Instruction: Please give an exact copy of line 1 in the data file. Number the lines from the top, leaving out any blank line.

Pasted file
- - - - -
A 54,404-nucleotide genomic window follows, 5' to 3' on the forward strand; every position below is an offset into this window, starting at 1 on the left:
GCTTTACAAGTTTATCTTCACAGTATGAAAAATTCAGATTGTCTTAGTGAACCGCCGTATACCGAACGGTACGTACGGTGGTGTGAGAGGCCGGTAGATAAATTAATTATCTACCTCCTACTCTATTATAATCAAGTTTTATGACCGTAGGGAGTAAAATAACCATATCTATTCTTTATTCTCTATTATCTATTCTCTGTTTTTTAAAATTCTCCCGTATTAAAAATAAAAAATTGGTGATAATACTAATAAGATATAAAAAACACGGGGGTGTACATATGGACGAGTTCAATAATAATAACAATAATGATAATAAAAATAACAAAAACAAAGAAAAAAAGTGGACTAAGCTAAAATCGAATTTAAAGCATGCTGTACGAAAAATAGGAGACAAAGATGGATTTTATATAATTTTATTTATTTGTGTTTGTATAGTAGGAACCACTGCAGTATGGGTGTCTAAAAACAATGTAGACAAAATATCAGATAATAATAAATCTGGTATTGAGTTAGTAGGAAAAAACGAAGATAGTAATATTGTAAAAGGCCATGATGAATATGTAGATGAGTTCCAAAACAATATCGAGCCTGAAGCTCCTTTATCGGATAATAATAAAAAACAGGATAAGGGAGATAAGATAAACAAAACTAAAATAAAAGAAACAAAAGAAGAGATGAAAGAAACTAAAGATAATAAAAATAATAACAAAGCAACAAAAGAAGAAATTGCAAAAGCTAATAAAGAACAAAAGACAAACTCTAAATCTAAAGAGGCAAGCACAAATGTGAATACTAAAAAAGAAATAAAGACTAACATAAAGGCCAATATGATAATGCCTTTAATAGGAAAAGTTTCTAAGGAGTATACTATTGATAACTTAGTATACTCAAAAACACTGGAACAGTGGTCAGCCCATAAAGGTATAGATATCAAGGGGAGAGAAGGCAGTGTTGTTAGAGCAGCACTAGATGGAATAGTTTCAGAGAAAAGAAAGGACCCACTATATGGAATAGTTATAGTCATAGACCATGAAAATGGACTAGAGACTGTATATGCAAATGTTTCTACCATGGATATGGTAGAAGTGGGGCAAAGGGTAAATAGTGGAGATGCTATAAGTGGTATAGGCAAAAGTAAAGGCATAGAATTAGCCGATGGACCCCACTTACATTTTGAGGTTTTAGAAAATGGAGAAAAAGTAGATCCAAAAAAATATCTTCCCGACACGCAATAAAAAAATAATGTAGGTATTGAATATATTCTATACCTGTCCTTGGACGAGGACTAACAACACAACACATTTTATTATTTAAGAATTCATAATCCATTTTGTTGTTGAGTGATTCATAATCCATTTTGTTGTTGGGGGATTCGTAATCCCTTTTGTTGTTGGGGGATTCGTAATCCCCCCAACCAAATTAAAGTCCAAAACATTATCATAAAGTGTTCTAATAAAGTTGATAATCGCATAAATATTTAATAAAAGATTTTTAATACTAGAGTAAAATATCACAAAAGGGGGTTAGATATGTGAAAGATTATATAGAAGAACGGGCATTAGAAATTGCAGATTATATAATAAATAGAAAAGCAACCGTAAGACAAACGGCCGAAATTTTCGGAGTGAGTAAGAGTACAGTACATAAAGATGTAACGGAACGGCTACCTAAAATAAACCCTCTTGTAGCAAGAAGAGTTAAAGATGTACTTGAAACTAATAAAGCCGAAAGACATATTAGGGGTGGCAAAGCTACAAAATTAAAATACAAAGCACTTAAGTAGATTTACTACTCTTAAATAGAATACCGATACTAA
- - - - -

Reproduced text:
A 54,404-nucleotide genomic window follows, 5' to 3' on the forward strand; every position below is an offset into this window, starting at 1 on the left: